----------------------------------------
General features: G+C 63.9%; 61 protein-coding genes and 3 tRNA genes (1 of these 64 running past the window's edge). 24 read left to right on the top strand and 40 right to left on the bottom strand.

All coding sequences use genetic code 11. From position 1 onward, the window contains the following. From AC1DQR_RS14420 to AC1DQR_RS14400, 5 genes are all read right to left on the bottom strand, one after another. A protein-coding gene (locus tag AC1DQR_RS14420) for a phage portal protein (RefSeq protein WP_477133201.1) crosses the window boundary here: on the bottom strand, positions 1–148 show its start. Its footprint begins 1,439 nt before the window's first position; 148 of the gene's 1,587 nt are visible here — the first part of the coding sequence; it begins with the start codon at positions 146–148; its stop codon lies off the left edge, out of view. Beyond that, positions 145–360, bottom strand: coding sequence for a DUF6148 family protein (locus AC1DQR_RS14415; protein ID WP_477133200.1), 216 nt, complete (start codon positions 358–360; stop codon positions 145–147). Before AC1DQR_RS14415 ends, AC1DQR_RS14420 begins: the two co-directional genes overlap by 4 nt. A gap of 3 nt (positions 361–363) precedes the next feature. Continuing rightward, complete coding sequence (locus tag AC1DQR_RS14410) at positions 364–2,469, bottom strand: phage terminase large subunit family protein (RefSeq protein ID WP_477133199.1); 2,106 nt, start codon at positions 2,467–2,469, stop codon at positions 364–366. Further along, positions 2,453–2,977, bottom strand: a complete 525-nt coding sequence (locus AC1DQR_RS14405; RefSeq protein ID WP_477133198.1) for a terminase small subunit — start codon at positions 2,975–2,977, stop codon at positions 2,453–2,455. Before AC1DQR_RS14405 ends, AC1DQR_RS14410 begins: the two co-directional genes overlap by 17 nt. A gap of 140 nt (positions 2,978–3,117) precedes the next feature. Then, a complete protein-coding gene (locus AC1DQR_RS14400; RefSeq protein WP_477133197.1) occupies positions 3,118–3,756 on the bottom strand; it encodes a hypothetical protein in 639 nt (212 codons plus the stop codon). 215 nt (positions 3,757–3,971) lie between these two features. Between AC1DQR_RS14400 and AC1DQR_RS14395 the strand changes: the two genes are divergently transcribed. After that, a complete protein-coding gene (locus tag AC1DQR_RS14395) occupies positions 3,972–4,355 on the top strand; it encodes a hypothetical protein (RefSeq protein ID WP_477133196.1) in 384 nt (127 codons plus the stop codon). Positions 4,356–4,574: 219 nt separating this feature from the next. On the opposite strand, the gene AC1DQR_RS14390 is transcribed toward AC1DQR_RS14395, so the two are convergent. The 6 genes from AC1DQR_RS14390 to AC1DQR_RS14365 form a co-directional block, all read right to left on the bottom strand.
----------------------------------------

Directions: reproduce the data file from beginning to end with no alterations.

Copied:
General features: G+C 63.9%; 61 protein-coding genes and 3 tRNA genes (1 of these 64 running past the window's edge). 24 read left to right on the top strand and 40 right to left on the bottom strand.

All coding sequences use genetic code 11. From position 1 onward, the window contains the following. From AC1DQR_RS14420 to AC1DQR_RS14400, 5 genes are all read right to left on the bottom strand, one after another. A protein-coding gene (locus tag AC1DQR_RS14420) for a phage portal protein (RefSeq protein WP_477133201.1) crosses the window boundary here: on the bottom strand, positions 1–148 show its start. Its footprint begins 1,439 nt before the window's first position; 148 of the gene's 1,587 nt are visible here — the first part of the coding sequence; it begins with the start codon at positions 146–148; its stop codon lies off the left edge, out of view. Beyond that, positions 145–360, bottom strand: coding sequence for a DUF6148 family protein (locus AC1DQR_RS14415; protein ID WP_477133200.1), 216 nt, complete (start codon positions 358–360; stop codon positions 145–147). Before AC1DQR_RS14415 ends, AC1DQR_RS14420 begins: the two co-directional genes overlap by 4 nt. A gap of 3 nt (positions 361–363) precedes the next feature. Continuing rightward, complete coding sequence (locus tag AC1DQR_RS14410) at positions 364–2,469, bottom strand: phage terminase large subunit family protein (RefSeq protein ID WP_477133199.1); 2,106 nt, start codon at positions 2,467–2,469, stop codon at positions 364–366. Further along, positions 2,453–2,977, bottom strand: a complete 525-nt coding sequence (locus AC1DQR_RS14405; RefSeq protein ID WP_477133198.1) for a terminase small subunit — start codon at positions 2,975–2,977, stop codon at positions 2,453–2,455. Before AC1DQR_RS14405 ends, AC1DQR_RS14410 begins: the two co-directional genes overlap by 17 nt. A gap of 140 nt (positions 2,978–3,117) precedes the next feature. Then, a complete protein-coding gene (locus AC1DQR_RS14400; RefSeq protein WP_477133197.1) occupies positions 3,118–3,756 on the bottom strand; it encodes a hypothetical protein in 639 nt (212 codons plus the stop codon). 215 nt (positions 3,757–3,971) lie between these two features. Between AC1DQR_RS14400 and AC1DQR_RS14395 the strand changes: the two genes are divergently transcribed. After that, a complete protein-coding gene (locus tag AC1DQR_RS14395) occupies positions 3,972–4,355 on the top strand; it encodes a hypothetical protein (RefSeq protein ID WP_477133196.1) in 384 nt (127 codons plus the stop codon). Positions 4,356–4,574: 219 nt separating this feature from the next. On the opposite strand, the gene AC1DQR_RS14390 is transcribed toward AC1DQR_RS14395, so the two are convergent. The 6 genes from AC1DQR_RS14390 to AC1DQR_RS14365 form a co-directional block, all read right to left on the bottom strand.